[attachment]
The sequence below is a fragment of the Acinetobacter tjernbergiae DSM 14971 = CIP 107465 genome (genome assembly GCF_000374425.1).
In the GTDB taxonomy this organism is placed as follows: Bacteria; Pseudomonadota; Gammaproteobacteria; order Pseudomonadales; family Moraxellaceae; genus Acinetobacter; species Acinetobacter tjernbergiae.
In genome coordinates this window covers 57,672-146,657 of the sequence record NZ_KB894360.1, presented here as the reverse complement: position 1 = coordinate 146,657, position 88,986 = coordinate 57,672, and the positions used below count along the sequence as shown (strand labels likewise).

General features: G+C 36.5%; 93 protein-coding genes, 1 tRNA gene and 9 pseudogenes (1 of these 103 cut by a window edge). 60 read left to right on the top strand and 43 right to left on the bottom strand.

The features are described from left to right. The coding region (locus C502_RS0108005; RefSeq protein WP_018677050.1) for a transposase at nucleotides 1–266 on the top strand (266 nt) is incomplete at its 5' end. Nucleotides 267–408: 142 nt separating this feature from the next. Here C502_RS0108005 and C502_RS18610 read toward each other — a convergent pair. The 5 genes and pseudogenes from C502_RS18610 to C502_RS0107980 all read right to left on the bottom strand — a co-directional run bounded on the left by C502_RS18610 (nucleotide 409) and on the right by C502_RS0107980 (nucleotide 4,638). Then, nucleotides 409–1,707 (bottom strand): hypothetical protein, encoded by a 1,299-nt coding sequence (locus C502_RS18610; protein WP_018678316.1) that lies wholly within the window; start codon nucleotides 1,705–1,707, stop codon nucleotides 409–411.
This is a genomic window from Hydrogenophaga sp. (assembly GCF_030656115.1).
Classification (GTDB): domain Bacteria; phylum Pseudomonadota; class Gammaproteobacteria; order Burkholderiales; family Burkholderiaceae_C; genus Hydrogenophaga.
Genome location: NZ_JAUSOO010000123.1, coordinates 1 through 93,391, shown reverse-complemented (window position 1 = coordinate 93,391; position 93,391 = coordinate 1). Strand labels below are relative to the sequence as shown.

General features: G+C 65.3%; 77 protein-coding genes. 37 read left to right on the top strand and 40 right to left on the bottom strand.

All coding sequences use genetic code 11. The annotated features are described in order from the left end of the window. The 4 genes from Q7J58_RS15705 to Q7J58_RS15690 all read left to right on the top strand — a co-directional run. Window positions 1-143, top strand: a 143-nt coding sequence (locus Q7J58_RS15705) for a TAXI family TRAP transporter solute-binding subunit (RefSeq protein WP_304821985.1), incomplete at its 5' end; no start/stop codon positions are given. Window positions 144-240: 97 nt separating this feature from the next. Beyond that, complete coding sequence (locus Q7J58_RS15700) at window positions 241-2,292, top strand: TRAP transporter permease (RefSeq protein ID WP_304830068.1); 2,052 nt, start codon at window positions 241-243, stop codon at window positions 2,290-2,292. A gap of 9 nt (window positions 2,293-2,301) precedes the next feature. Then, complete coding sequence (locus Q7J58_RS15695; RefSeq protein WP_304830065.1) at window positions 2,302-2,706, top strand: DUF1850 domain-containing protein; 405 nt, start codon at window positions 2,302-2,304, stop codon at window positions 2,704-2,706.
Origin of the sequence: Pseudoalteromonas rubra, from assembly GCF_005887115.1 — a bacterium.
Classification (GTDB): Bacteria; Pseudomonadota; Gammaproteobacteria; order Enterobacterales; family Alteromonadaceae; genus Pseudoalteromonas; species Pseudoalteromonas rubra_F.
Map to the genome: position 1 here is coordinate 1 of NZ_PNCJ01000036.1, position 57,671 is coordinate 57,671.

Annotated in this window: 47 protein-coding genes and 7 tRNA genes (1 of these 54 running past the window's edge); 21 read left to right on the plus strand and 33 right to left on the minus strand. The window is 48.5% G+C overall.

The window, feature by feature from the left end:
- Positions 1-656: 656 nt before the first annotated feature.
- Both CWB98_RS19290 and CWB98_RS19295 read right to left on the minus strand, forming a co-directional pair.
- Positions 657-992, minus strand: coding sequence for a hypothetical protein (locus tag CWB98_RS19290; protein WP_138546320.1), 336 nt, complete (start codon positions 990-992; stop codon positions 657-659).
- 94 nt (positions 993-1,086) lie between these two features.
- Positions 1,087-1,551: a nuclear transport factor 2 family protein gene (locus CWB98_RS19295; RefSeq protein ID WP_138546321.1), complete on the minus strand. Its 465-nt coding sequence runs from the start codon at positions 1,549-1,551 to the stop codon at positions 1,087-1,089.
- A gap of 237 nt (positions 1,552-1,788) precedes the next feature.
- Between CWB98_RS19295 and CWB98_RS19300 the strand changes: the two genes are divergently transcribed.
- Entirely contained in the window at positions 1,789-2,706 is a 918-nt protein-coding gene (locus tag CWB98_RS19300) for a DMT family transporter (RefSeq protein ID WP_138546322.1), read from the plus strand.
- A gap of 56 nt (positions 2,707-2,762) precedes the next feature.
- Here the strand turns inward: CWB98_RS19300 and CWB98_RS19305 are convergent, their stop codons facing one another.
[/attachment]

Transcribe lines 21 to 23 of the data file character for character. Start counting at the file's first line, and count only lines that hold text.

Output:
- A gap of 237 nt (positions 1,552-1,788) precedes the next feature.
- Between CWB98_RS19295 and CWB98_RS19300 the strand changes: the two genes are divergently transcribed.
- Entirely contained in the window at positions 1,789-2,706 is a 918-nt protein-coding gene (locus tag CWB98_RS19300) for a DMT family transporter (RefSeq protein ID WP_138546322.1), read from the plus strand.